About The Duke Heist:
Chloe Wynchester is completely forgettable — a curse that gives her the ability to blend into any crowd. When the only father she’s ever known makes a dying wish for his adopted family of orphans to recover a missing painting, she’s the first one her siblings turn to for stealing it back. No one expects that in doing so, she’ll also abduct a handsome duke.
Lawrence Gosling, the Duke of Faircliffe, is tortured by his father’s mistakes. To repair his estate’s ruined reputation, he must wed a highborn heiress. Yet when he finds himself in a carriage being driven hell-for-leather down the cobblestone streets of London by a beautiful woman who refuses to heed his commands, he fears his heart is hers. But how can he sacrifice his family’s legacy to follow true love?
Chloe folded her hands in her lap and did her best not to glare a hole right through the handsome, haughty Duke of Faircliffe. His frigid blue gaze had looked right at her—and slid away just as quickly, having glimpsed nothing to attract his interest.
How many times had she and Faircliffe been in the same room? Eight? Ten? Every disdainful glance in her direction as indifferent as the last. She lifted her chin. Her father had taught her that to the right person, she would be visible and memorable. Faircliffe was clearly the wrong person.
Not that she wanted him to notice her, Chloe reminded herself. The continued success of “Jane Brown” hinged on her uncanny ability to be wholly unremarkable under any circumstances. She gripped the soft muslin of her skirt and took in all the other ladies in the parlor.
Mrs. York clapped her hands together. “And now… a celebratory tea!”
The duke’s face displayed a comical look of alarm. “I don’t think—”
“You must join us!” Mrs. York’s hands flapped like frightened birds. “The girls were about to have oatcakes and cucumber sandwiches before you arrived.”
“We were about to discuss epistolary structure in eighteenth-century French novels,” Philippa murmured.
“I never meant to interrupt,” Faircliffe said with haste. “I mustn’t stay, and in fact—”
“Nonsense! Come, come, all of you.” Mrs. York waved her arms about the room, driving her guests into the dining room like a shepherd herding sheep.
Chloe and Faircliffe were both caught in the flow.
Once they reached the door, however, Chloe stepped to one side. She could not take a seat at the table, or she would be stuck there for the next hour.
While everyone else was occupied, this was her chance to liberate the painting. But first, she needed an excuse to disappear. An adorable, furry reason.
She released Tiglet from the large wicker basket. The calico kitten darted between boots and beneath petticoats with a formidable rawr.
Mrs. York gave a dramatic shriek in response.
Tiglet scaled several curtains in search of an open window before darting out of the dining room and flying off down the corridor as though his tail were afire.
Chloe gasped, as if shocked that her homing kitten was attempting to dash home. “How embarrassing! I’ll run and find the naughty little scamp at once. Go on ahead. Please don’t wait for me.”
With her basket hanging from her arm, she ducked into the parlor and closed the door behind her. She hurried to lift the painting from the wall and carried it behind a chinoiserie folding screen in the corner. Up came the frame’s grips, off came the backing, out came Bean’s painting. She rolled it carefully and tucked it into the basket before stretching the forgery she’d brought over the wooden frame.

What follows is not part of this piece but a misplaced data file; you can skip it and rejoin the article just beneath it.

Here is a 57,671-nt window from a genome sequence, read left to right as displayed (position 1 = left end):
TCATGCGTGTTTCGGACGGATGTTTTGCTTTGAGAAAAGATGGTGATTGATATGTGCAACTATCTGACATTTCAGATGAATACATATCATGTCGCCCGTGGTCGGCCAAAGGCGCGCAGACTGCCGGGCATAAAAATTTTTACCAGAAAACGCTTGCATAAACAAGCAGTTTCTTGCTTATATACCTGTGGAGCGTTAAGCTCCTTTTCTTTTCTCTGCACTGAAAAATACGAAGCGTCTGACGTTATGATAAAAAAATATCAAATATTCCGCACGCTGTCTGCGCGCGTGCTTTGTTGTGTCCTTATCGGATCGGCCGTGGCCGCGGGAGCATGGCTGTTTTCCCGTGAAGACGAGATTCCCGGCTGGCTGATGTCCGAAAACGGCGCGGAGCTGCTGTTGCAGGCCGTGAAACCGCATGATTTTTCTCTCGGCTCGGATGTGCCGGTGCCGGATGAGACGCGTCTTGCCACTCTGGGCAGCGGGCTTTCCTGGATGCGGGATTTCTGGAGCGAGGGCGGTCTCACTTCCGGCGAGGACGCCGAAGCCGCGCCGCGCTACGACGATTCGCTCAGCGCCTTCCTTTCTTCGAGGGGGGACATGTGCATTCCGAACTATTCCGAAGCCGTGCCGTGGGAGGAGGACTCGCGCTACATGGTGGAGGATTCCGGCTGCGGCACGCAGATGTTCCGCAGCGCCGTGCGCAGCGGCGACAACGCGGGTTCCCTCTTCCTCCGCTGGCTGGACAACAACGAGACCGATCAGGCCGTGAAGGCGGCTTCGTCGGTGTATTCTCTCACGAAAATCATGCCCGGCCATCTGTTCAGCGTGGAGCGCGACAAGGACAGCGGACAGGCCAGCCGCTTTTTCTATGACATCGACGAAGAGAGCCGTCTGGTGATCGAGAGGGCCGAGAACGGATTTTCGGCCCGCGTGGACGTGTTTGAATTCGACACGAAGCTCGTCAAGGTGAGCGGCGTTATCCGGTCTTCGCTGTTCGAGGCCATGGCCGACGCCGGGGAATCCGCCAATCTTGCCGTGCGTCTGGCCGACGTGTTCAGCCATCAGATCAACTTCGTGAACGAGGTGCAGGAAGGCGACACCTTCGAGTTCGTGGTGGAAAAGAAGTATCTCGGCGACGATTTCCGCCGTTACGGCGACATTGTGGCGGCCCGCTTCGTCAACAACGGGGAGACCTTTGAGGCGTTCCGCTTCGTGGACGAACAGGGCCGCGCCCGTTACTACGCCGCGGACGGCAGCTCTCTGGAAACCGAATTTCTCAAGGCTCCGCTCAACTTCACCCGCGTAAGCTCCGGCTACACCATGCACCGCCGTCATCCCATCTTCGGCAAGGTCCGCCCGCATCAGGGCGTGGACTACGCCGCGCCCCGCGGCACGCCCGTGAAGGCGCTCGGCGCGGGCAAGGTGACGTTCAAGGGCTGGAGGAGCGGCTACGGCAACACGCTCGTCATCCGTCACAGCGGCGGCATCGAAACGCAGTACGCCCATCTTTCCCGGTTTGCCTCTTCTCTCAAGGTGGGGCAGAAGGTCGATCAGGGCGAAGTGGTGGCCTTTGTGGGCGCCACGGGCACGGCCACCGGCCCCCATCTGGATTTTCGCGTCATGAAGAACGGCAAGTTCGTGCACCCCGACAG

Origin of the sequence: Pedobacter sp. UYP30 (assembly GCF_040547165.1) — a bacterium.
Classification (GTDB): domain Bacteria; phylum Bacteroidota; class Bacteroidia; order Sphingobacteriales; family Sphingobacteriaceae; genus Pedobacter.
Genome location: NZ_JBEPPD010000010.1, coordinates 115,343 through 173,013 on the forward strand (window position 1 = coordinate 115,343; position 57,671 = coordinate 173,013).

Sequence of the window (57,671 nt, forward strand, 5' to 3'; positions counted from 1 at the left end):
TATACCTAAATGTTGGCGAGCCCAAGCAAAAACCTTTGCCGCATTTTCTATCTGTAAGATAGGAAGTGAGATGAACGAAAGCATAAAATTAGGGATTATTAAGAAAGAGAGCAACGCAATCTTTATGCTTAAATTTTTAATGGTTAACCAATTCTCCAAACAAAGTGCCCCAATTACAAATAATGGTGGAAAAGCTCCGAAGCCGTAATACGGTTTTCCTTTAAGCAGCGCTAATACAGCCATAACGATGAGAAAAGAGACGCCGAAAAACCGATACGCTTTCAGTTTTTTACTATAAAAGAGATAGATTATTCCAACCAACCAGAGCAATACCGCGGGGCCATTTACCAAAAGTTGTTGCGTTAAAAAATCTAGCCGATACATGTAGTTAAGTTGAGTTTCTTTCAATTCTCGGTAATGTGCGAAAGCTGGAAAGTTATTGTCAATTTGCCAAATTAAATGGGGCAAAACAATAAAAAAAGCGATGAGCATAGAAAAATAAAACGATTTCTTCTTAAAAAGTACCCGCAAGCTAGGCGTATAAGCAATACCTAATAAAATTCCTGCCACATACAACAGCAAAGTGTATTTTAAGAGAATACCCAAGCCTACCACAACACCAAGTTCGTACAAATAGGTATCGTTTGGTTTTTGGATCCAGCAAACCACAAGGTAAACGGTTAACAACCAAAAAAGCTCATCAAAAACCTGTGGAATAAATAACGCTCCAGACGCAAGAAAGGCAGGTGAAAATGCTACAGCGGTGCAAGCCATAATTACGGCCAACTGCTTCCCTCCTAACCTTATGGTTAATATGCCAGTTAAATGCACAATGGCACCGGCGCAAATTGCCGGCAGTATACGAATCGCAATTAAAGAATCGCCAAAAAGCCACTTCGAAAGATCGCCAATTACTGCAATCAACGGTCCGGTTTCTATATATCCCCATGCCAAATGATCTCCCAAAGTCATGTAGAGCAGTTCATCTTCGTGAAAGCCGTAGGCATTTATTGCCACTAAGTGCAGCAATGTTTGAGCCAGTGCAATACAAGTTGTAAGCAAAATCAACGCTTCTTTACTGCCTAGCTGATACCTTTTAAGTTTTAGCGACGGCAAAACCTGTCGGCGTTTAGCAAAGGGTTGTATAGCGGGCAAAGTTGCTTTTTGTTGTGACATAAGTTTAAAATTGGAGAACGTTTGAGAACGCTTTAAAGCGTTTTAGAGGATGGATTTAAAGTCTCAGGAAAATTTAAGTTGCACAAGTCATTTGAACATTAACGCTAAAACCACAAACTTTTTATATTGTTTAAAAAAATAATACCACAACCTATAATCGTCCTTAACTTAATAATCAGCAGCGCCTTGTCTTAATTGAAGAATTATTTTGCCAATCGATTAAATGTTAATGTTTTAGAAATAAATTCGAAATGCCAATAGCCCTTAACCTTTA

She ran to open the parlor door before anyone noticed it had been shut and hurried past the dining room to the front door without taking her leave from the guests. Would anyone notice she failed to return? Doubtful. If anything, the ladies would assume Jane Brown had slunk off in mortification.
Still, there was no time to waste. Any caper’s success depended upon a timely exit.
Keeping her head down, she headed down the front walk toward the first carriage in the queue. Only when she glimpsed the red curtains and a pair of leather gloves on the box did she lift her head toward the driver’s perch.
It was empty.
Her lungs caught. Where was Graham?
Distant shouts reached her ears, and her tight muscles relaxed. Something unexpected must have occurred, and her siblings’ distraction was underway.
This was her cue to flee.
Chloe pushed the basket inside, unhooked the carriage from its post, and leapt onto the coachman’s seat. Female drivers weren’t unheard of, but all the same, she was glad she never went outside without garbing herself in the plainest, dullest, dowdiest clothes in her wardrobe. No one who glanced her way would bother looking for long.
She set the horses on a swift path out of Mayfair.
Only when Grosvenor Square was no longer visible behind her did she allow herself a small smile of victory.
“Did we escape?” came a low, velvet voice from within the carriage.
Chloe’s skin went cold. Who was that? Graham wouldn’t be hiding in the back of the carriage. A stranger was in the coach! She twisted about and wrenched the privacy curtain to one side.
A handsome visage with soft brown hair and sculpted cheekbones stared back at her, glacial blue eyes wide with surprise.
“Faircliffe?” she blurted in disbelief.
“Miss… er… you?” he spluttered when he found his voice. “What the devil are you doing driving my carriage?”
As an Amazon Associate, we earn from qualifying purchases.
About the Author:
Erica Ridley is a New York Times and USA Today bestselling author of historical romance novels. When not reading or writing romances, Erica can be found riding camels in Africa, zip-lining through rain forests in Costa Rica, or getting hopelessly lost in the middle of Budapest.
To find out more, visit: